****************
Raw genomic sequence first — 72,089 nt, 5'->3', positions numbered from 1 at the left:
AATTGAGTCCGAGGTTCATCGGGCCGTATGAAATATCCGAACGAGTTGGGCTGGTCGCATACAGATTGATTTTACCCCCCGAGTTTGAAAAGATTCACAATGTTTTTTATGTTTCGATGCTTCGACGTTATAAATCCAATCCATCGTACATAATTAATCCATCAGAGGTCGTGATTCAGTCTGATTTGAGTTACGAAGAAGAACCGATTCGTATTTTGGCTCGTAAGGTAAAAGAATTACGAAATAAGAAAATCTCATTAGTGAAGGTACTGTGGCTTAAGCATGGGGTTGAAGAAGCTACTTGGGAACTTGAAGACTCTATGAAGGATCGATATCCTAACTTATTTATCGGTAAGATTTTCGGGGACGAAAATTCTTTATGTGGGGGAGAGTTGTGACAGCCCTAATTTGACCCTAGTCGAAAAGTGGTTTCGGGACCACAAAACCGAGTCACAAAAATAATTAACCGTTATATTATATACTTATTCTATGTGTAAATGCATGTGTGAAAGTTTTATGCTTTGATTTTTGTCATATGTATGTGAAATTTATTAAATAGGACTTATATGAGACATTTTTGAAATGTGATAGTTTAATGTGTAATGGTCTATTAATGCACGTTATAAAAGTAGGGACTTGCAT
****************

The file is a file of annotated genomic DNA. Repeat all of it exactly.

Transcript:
Raw genomic sequence first — 72,089 nt, 5'->3', positions numbered from 1 at the left:
AATTGAGTCCGAGGTTCATCGGGCCGTATGAAATATCCGAACGAGTTGGGCTGGTCGCATACAGATTGATTTTACCCCCCGAGTTTGAAAAGATTCACAATGTTTTTTATGTTTCGATGCTTCGACGTTATAAATCCAATCCATCGTACATAATTAATCCATCAGAGGTCGTGATTCAGTCTGATTTGAGTTACGAAGAAGAACCGATTCGTATTTTGGCTCGTAAGGTAAAAGAATTACGAAATAAGAAAATCTCATTAGTGAAGGTACTGTGGCTTAAGCATGGGGTTGAAGAAGCTACTTGGGAACTTGAAGACTCTATGAAGGATCGATATCCTAACTTATTTATCGGTAAGATTTTCGGGGACGAAAATTCTTTATGTGGGGGAGAGTTGTGACAGCCCTAATTTGACCCTAGTCGAAAAGTGGTTTCGGGACCACAAAACCGAGTCACAAAAATAATTAACCGTTATATTATATACTTATTCTATGTGTAAATGCATGTGTGAAAGTTTTATGCTTTGATTTTTGTCATATGTATGTGAAATTTATTAAATAGGACTTATATGAGACATTTTTGAAATGTGATAGTTTAATGTGTAATGGTCTATTAATGCACGTTATAAAAGTAGGGACTTGCAT